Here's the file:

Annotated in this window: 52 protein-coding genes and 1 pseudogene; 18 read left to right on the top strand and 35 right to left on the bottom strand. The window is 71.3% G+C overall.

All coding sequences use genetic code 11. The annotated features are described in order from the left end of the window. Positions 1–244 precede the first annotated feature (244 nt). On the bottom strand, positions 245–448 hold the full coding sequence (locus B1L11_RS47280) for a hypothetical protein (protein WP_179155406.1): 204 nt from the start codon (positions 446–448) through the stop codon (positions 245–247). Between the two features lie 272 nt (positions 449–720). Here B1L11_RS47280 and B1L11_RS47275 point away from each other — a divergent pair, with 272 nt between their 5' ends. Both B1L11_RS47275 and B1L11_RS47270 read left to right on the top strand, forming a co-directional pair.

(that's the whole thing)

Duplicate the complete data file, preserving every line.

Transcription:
Annotated in this window: 52 protein-coding genes and 1 pseudogene; 18 read left to right on the top strand and 35 right to left on the bottom strand. The window is 71.3% G+C overall.

All coding sequences use genetic code 11. The annotated features are described in order from the left end of the window. Positions 1–244 precede the first annotated feature (244 nt). On the bottom strand, positions 245–448 hold the full coding sequence (locus B1L11_RS47280) for a hypothetical protein (protein WP_179155406.1): 204 nt from the start codon (positions 446–448) through the stop codon (positions 245–247). Between the two features lie 272 nt (positions 449–720). Here B1L11_RS47280 and B1L11_RS47275 point away from each other — a divergent pair, with 272 nt between their 5' ends. Both B1L11_RS47275 and B1L11_RS47270 read left to right on the top strand, forming a co-directional pair.